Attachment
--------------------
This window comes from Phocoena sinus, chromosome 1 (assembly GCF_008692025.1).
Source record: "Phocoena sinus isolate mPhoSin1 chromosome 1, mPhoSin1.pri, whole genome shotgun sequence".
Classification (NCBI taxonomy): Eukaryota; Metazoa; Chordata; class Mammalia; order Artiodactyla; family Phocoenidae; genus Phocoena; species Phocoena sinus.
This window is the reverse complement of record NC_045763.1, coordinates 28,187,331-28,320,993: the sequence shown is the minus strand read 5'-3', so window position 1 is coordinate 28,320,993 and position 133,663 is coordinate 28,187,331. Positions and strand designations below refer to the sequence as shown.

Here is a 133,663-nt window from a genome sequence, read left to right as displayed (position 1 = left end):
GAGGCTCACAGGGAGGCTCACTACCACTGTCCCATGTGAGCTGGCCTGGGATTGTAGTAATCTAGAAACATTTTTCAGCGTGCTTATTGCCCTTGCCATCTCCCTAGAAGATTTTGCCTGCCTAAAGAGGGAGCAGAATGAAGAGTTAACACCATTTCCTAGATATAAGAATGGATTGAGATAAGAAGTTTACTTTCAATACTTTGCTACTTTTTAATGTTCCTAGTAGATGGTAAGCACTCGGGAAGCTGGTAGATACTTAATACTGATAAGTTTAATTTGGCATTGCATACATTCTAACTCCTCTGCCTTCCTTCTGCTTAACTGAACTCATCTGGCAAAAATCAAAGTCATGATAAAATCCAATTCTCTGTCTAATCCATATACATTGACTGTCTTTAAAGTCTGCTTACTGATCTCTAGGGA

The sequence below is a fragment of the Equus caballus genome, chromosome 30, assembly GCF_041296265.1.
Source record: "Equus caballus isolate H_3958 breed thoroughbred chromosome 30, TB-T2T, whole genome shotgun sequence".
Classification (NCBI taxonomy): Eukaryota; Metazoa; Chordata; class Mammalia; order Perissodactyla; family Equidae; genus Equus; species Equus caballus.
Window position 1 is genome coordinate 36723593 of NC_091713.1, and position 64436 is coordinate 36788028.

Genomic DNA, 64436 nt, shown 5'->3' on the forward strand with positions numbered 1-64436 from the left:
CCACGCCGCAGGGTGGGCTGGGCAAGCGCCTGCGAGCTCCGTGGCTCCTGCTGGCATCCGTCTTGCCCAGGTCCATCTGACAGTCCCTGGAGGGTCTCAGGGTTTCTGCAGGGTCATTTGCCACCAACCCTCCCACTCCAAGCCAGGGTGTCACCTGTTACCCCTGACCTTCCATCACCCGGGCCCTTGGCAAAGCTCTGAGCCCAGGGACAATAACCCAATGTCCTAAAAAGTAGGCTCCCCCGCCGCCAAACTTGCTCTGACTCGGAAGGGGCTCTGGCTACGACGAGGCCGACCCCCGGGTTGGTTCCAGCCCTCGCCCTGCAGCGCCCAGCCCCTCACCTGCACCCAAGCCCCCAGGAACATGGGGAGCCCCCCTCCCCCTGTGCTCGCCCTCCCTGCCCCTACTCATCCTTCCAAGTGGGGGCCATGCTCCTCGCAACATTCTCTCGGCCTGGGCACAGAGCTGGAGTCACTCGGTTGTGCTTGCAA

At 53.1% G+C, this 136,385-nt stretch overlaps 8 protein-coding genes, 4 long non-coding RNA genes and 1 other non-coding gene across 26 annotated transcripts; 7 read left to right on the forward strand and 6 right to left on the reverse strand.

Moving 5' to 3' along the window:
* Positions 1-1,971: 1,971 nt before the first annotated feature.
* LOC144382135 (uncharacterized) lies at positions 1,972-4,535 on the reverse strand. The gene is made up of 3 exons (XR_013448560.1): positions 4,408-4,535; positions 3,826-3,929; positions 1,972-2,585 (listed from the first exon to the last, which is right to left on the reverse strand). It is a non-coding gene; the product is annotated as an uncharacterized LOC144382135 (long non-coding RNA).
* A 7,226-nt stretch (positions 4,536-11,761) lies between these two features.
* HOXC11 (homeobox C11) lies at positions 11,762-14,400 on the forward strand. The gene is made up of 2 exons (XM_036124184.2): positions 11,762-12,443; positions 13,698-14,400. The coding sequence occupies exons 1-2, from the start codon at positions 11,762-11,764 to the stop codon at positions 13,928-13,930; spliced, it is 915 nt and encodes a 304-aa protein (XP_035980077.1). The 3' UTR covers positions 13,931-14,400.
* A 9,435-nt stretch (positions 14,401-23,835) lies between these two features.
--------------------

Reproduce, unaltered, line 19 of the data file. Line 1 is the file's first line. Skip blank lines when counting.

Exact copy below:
* A 9,435-nt stretch (positions 14,401-23,835) lies between these two features.